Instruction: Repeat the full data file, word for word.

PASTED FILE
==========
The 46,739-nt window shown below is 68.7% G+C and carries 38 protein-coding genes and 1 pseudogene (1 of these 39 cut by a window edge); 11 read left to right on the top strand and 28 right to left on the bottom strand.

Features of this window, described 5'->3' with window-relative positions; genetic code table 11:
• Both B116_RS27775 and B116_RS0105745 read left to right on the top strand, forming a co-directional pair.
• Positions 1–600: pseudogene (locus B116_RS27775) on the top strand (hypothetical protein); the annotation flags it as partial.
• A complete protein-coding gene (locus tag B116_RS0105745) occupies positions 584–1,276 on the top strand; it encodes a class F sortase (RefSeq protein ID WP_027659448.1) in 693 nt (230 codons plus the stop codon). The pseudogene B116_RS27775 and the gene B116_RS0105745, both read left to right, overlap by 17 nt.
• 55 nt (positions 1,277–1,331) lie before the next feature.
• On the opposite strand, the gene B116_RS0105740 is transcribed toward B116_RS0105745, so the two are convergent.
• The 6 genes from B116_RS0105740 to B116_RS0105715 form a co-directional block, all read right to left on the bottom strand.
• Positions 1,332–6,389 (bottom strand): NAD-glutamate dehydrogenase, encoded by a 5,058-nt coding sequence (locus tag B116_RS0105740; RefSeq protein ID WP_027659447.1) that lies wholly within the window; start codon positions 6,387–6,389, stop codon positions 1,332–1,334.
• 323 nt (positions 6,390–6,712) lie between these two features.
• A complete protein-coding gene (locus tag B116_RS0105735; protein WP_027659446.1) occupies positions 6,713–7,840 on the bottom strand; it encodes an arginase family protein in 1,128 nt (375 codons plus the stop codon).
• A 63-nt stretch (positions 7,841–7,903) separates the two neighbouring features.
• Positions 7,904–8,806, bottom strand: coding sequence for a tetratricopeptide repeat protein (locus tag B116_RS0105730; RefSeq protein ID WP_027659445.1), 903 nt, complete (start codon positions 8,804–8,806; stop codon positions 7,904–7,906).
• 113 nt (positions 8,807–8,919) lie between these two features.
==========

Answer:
The 46,739-nt window shown below is 68.7% G+C and carries 38 protein-coding genes and 1 pseudogene (1 of these 39 cut by a window edge); 11 read left to right on the top strand and 28 right to left on the bottom strand.

Features of this window, described 5'->3' with window-relative positions; genetic code table 11:
• Both B116_RS27775 and B116_RS0105745 read left to right on the top strand, forming a co-directional pair.
• Positions 1–600: pseudogene (locus B116_RS27775) on the top strand (hypothetical protein); the annotation flags it as partial.
• A complete protein-coding gene (locus tag B116_RS0105745) occupies positions 584–1,276 on the top strand; it encodes a class F sortase (RefSeq protein ID WP_027659448.1) in 693 nt (230 codons plus the stop codon). The pseudogene B116_RS27775 and the gene B116_RS0105745, both read left to right, overlap by 17 nt.
• 55 nt (positions 1,277–1,331) lie before the next feature.
• On the opposite strand, the gene B116_RS0105740 is transcribed toward B116_RS0105745, so the two are convergent.
• The 6 genes from B116_RS0105740 to B116_RS0105715 form a co-directional block, all read right to left on the bottom strand.
• Positions 1,332–6,389 (bottom strand): NAD-glutamate dehydrogenase, encoded by a 5,058-nt coding sequence (locus tag B116_RS0105740; RefSeq protein ID WP_027659447.1) that lies wholly within the window; start codon positions 6,387–6,389, stop codon positions 1,332–1,334.
• 323 nt (positions 6,390–6,712) lie between these two features.
• A complete protein-coding gene (locus tag B116_RS0105735; protein WP_027659446.1) occupies positions 6,713–7,840 on the bottom strand; it encodes an arginase family protein in 1,128 nt (375 codons plus the stop codon).
• A 63-nt stretch (positions 7,841–7,903) separates the two neighbouring features.
• Positions 7,904–8,806, bottom strand: coding sequence for a tetratricopeptide repeat protein (locus tag B116_RS0105730; RefSeq protein ID WP_027659445.1), 903 nt, complete (start codon positions 8,804–8,806; stop codon positions 7,904–7,906).
• 113 nt (positions 8,807–8,919) lie between these two features.